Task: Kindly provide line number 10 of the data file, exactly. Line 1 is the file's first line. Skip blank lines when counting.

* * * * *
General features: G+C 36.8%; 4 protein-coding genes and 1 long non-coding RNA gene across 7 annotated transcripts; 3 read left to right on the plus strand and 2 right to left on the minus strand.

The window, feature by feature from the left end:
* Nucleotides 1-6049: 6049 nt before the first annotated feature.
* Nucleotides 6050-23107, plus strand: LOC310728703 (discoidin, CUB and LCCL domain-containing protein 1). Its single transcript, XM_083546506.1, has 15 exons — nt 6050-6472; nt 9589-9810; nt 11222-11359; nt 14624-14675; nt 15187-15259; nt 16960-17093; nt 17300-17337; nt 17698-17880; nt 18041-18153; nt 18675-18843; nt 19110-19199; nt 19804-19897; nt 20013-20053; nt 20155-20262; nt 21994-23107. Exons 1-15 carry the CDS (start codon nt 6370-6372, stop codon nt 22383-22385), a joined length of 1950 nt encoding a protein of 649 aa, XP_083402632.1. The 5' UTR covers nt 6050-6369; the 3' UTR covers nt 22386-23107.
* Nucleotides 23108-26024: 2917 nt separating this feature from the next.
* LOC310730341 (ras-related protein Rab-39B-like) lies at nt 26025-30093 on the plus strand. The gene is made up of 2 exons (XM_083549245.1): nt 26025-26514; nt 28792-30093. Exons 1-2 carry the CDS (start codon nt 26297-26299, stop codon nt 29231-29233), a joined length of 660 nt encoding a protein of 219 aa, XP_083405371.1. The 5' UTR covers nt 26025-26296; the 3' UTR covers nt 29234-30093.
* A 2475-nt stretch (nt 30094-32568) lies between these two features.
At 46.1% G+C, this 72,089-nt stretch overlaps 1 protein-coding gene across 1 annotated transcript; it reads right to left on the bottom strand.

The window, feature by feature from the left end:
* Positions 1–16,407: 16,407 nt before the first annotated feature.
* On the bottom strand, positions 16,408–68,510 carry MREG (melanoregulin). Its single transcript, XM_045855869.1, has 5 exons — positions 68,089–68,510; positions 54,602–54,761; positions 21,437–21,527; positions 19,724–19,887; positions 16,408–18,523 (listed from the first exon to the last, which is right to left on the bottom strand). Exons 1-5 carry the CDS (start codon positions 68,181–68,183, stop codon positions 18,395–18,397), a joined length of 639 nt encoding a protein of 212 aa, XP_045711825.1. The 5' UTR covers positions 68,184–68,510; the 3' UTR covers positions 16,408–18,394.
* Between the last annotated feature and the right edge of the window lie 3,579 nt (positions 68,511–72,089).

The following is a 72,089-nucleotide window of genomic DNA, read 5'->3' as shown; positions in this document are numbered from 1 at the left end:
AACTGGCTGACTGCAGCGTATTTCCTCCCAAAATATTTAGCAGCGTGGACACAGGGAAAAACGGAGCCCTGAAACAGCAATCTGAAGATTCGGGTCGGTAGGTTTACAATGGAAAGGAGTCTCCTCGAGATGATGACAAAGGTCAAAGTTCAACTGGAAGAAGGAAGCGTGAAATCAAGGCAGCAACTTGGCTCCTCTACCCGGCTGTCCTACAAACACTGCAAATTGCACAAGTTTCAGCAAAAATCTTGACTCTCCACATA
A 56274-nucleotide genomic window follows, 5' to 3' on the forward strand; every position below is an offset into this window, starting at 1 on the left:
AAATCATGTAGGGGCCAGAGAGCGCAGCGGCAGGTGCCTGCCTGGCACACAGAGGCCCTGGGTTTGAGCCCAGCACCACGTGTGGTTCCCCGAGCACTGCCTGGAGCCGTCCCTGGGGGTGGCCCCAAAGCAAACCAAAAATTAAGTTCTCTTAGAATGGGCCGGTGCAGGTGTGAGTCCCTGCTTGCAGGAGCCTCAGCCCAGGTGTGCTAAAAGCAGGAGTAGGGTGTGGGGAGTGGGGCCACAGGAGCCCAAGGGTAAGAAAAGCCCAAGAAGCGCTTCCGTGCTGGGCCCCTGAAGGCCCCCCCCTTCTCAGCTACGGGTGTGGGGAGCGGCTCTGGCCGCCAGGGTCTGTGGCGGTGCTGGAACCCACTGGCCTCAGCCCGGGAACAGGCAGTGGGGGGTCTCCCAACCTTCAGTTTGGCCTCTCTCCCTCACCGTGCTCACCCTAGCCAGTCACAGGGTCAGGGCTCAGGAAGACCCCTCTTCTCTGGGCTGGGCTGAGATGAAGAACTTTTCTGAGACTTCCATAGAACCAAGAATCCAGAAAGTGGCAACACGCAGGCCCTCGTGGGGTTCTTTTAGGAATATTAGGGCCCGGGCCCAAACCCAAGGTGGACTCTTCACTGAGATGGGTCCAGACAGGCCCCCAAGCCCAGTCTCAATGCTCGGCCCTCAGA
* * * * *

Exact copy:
* Positions 1–16,407: 16,407 nt before the first annotated feature.